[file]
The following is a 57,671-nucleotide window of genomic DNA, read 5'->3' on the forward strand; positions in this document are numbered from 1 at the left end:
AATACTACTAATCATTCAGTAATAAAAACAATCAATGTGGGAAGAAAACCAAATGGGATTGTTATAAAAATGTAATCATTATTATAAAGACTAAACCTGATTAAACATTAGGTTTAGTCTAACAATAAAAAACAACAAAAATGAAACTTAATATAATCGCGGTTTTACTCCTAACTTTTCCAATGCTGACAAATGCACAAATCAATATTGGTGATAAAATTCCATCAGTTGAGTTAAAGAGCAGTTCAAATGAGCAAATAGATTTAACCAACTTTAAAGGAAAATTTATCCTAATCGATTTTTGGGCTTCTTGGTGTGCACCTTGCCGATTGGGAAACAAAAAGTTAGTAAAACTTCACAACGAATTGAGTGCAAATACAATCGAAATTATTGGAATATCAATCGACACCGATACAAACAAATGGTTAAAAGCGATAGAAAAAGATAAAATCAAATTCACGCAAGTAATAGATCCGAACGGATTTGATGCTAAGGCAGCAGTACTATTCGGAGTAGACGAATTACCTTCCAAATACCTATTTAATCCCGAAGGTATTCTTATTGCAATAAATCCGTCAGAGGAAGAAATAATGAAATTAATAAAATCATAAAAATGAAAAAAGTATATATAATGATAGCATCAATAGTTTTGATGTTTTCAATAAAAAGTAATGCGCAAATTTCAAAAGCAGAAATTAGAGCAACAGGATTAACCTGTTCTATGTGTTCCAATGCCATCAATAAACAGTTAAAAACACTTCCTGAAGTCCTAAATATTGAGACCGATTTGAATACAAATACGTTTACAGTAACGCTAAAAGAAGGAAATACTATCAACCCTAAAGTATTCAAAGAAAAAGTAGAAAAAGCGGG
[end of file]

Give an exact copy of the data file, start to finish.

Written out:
The following is a 57,671-nucleotide window of genomic DNA, read 5'->3' on the forward strand; positions in this document are numbered from 1 at the left end:
AATACTACTAATCATTCAGTAATAAAAACAATCAATGTGGGAAGAAAACCAAATGGGATTGTTATAAAAATGTAATCATTATTATAAAGACTAAACCTGATTAAACATTAGGTTTAGTCTAACAATAAAAAACAACAAAAATGAAACTTAATATAATCGCGGTTTTACTCCTAACTTTTCCAATGCTGACAAATGCACAAATCAATATTGGTGATAAAATTCCATCAGTTGAGTTAAAGAGCAGTTCAAATGAGCAAATAGATTTAACCAACTTTAAAGGAAAATTTATCCTAATCGATTTTTGGGCTTCTTGGTGTGCACCTTGCCGATTGGGAAACAAAAAGTTAGTAAAACTTCACAACGAATTGAGTGCAAATACAATCGAAATTATTGGAATATCAATCGACACCGATACAAACAAATGGTTAAAAGCGATAGAAAAAGATAAAATCAAATTCACGCAAGTAATAGATCCGAACGGATTTGATGCTAAGGCAGCAGTACTATTCGGAGTAGACGAATTACCTTCCAAATACCTATTTAATCCCGAAGGTATTCTTATTGCAATAAATCCGTCAGAGGAAGAAATAATGAAATTAATAAAATCATAAAAATGAAAAAAGTATATATAATGATAGCATCAATAGTTTTGATGTTTTCAATAAAAAGTAATGCGCAAATTTCAAAAGCAGAAATTAGAGCAACAGGATTAACCTGTTCTATGTGTTCCAATGCCATCAATAAACAGTTAAAAACACTTCCTGAAGTCCTAAATATTGAGACCGATTTGAATACAAATACGTTTACAGTAACGCTAAAAGAAGGAAATACTATCAACCCTAAAGTATTCAAAGAAAAAGTAGAAAAAGCGGG